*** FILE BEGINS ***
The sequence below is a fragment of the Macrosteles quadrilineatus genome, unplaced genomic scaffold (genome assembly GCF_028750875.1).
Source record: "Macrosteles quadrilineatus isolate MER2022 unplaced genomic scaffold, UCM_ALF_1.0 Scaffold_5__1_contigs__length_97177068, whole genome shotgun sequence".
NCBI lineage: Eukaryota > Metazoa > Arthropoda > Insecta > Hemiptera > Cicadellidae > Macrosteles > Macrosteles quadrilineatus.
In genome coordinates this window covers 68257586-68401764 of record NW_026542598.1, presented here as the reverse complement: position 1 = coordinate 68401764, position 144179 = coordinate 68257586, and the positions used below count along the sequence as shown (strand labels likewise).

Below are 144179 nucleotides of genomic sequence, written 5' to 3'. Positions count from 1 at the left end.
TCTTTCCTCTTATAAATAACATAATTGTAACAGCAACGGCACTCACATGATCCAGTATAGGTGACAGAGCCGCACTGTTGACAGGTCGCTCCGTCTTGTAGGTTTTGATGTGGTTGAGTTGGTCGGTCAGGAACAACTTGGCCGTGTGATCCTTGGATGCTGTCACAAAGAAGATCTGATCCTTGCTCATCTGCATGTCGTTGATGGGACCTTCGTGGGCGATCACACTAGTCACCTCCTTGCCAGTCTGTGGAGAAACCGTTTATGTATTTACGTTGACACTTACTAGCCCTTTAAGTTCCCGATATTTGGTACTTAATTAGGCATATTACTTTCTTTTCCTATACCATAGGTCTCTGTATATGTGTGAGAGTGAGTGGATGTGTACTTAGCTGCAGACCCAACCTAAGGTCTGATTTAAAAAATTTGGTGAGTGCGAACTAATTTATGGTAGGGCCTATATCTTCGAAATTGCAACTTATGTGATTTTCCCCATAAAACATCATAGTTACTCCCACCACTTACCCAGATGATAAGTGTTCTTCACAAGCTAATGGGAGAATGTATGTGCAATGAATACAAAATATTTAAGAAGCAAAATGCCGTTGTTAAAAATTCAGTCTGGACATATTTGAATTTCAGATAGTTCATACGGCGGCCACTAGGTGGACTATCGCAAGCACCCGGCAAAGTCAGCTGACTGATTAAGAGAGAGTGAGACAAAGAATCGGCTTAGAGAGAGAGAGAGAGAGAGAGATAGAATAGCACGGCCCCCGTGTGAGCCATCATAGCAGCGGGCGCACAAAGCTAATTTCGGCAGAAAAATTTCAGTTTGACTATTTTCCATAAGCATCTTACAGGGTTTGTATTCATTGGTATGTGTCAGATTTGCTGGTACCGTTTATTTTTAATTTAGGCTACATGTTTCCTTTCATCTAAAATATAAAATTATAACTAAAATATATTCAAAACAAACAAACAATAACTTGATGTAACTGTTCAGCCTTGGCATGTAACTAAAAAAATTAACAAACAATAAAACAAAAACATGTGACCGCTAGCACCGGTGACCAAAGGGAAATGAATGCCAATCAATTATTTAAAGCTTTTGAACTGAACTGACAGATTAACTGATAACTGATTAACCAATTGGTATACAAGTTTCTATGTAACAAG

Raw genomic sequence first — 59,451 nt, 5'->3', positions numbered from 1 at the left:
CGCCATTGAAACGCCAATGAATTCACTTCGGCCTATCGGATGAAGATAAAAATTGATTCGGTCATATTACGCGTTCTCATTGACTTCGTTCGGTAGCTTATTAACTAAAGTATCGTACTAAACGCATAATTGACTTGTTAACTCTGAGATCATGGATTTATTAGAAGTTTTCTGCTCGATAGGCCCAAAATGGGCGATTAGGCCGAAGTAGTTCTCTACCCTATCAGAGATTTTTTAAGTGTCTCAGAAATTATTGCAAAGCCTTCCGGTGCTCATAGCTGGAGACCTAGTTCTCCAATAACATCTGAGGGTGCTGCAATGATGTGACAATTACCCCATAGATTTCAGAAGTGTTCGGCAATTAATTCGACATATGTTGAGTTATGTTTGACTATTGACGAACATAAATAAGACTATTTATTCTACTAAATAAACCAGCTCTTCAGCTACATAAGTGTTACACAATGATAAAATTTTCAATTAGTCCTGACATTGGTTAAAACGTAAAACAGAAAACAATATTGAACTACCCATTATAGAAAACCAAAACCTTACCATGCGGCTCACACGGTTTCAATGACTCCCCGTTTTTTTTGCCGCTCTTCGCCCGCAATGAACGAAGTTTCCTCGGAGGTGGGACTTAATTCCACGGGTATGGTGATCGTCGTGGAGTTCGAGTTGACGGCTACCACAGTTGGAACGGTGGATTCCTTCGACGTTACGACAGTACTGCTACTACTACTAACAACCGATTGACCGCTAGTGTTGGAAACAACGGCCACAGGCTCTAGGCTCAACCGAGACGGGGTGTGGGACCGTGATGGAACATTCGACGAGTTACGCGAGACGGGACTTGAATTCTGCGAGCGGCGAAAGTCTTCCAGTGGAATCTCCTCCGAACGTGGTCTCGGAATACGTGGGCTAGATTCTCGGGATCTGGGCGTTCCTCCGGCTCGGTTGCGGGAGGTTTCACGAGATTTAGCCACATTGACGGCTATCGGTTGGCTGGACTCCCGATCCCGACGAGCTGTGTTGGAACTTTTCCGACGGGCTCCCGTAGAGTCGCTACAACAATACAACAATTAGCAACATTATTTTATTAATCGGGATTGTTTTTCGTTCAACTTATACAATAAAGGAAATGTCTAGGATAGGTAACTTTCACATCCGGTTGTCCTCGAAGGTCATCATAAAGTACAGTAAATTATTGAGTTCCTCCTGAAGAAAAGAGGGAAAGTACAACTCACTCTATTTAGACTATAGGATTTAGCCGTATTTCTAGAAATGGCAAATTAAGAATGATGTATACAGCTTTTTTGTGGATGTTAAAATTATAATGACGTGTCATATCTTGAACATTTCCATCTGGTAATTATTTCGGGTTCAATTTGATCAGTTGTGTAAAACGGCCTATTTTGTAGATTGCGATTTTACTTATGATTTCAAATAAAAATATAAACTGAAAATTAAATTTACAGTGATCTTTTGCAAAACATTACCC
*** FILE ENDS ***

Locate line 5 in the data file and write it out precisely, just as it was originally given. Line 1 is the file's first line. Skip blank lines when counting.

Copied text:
Below are 144179 nucleotides of genomic sequence, written 5' to 3'. Positions count from 1 at the left end.